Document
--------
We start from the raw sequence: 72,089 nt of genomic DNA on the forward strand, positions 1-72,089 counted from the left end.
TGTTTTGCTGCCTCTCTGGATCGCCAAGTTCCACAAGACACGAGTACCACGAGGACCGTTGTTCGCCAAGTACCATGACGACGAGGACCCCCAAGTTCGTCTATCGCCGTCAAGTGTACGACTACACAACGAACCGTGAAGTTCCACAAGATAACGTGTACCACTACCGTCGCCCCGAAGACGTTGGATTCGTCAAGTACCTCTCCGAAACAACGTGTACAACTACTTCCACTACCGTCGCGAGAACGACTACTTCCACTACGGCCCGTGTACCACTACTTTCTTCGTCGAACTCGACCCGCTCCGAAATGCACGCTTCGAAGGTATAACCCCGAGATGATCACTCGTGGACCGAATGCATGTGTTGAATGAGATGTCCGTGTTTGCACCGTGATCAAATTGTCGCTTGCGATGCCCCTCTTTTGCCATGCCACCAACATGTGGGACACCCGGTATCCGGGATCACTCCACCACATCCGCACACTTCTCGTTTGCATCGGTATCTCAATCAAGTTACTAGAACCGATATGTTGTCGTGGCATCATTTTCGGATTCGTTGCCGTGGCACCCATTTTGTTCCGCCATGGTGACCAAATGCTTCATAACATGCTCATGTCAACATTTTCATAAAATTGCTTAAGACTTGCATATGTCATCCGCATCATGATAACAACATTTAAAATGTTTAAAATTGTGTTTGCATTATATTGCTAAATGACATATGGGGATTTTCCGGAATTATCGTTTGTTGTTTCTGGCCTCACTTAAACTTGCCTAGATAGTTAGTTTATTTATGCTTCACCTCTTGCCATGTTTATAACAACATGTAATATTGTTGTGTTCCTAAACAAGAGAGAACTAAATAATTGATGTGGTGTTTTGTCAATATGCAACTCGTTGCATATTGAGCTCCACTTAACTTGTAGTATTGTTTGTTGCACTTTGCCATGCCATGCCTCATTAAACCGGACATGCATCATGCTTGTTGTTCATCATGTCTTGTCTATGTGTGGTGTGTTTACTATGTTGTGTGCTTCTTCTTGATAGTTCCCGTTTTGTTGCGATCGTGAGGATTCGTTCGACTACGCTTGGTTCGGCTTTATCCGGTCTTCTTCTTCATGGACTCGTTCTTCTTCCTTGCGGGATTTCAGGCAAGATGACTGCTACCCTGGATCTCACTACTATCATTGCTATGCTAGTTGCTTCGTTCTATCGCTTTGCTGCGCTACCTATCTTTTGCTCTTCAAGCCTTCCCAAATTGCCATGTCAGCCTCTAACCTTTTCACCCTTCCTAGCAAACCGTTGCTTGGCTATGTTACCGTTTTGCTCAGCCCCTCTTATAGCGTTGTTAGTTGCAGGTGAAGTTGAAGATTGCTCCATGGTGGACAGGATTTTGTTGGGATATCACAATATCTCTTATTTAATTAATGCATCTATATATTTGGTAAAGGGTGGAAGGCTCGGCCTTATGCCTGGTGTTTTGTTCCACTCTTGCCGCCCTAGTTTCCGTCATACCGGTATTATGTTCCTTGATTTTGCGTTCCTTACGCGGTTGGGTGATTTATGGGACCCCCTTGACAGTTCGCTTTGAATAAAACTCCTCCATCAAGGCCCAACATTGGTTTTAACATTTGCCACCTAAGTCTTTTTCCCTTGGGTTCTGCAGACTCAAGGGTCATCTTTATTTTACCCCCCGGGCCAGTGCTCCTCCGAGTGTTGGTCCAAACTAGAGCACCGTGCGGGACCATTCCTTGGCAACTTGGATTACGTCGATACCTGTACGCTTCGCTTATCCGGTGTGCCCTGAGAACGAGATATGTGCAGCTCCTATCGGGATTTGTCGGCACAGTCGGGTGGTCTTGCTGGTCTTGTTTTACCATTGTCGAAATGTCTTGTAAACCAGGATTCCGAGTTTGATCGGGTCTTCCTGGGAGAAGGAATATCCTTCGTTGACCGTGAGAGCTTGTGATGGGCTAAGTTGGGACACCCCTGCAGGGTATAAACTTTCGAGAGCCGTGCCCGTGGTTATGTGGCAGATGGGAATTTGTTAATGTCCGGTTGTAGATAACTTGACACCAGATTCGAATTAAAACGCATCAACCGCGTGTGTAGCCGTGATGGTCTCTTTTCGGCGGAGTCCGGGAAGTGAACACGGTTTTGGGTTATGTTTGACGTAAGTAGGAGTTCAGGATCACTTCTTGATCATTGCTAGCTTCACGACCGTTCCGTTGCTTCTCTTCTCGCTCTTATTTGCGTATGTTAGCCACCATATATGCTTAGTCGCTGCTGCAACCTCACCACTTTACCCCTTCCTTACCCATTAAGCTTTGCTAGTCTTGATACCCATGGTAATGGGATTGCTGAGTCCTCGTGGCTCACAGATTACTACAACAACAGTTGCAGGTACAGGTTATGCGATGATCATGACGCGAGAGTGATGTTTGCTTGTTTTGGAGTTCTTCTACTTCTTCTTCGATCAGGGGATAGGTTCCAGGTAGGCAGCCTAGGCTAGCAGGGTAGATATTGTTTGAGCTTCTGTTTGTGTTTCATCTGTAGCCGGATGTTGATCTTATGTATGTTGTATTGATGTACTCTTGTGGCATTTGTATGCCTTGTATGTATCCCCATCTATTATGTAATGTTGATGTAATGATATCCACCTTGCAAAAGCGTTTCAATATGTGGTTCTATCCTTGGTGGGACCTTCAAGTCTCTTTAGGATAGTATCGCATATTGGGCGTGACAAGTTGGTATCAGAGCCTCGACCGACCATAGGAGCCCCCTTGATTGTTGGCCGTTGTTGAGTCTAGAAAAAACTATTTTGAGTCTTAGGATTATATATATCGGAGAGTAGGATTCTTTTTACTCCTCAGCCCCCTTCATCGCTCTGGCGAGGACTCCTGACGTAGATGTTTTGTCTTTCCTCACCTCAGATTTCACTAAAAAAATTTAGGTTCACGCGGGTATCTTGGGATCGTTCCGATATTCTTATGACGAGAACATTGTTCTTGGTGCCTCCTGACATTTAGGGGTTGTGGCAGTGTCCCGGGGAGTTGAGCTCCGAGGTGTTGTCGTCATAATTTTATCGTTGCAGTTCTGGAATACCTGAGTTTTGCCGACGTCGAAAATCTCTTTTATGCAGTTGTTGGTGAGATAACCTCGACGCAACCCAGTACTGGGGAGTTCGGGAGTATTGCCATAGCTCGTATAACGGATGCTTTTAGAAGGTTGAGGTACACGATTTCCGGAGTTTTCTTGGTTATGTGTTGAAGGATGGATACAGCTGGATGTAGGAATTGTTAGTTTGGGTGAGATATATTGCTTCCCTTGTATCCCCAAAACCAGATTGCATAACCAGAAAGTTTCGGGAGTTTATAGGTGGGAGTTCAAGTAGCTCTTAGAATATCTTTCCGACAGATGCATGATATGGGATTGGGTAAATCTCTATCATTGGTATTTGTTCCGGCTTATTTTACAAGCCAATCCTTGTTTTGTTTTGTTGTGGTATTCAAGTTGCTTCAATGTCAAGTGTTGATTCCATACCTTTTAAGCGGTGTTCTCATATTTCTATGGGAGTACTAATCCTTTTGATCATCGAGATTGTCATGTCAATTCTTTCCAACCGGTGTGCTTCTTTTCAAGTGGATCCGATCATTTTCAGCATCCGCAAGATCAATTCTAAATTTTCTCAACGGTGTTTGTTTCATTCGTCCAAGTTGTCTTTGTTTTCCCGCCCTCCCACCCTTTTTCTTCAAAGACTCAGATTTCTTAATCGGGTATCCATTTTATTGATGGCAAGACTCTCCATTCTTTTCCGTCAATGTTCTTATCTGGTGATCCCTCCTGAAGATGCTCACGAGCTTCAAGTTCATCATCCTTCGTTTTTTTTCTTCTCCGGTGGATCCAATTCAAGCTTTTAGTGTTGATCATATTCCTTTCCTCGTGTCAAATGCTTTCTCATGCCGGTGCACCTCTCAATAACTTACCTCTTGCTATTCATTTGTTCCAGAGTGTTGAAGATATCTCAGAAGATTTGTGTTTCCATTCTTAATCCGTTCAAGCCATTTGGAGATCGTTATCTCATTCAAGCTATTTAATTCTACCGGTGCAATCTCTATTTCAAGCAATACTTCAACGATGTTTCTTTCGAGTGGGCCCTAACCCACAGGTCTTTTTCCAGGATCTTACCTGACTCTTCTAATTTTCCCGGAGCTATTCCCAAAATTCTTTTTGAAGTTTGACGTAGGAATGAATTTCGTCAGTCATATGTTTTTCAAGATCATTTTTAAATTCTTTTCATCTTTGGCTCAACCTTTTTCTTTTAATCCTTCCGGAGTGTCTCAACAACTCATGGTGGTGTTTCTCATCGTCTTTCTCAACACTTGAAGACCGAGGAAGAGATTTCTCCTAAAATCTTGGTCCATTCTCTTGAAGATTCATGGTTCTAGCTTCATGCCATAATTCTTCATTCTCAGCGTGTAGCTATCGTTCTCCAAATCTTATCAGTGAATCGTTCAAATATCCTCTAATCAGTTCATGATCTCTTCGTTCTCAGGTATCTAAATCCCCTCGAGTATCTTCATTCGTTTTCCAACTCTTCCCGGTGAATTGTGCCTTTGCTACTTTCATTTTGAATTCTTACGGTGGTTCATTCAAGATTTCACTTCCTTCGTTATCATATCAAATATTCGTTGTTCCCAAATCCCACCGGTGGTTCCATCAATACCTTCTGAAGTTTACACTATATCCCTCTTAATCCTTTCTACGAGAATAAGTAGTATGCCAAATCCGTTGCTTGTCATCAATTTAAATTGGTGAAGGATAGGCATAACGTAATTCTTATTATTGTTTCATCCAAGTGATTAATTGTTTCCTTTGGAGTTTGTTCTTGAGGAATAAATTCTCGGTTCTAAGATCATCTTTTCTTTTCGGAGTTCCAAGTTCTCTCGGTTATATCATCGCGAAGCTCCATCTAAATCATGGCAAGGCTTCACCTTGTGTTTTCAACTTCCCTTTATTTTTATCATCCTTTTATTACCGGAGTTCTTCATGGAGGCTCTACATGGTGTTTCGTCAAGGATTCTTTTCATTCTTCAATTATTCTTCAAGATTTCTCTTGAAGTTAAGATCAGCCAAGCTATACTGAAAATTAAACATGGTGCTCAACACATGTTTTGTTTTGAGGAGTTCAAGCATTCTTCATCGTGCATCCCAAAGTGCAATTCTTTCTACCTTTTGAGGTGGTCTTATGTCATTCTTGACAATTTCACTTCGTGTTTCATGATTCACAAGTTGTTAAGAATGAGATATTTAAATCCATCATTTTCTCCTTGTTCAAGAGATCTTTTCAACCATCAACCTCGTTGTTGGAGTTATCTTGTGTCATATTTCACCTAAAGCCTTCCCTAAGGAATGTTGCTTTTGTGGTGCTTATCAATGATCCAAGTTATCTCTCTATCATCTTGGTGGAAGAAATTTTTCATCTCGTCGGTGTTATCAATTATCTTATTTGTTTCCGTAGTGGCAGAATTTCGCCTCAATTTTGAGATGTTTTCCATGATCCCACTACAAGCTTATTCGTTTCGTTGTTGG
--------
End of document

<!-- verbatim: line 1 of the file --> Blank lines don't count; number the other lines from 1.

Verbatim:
We start from the raw sequence: 72,089 nt of genomic DNA on the forward strand, positions 1-72,089 counted from the left end.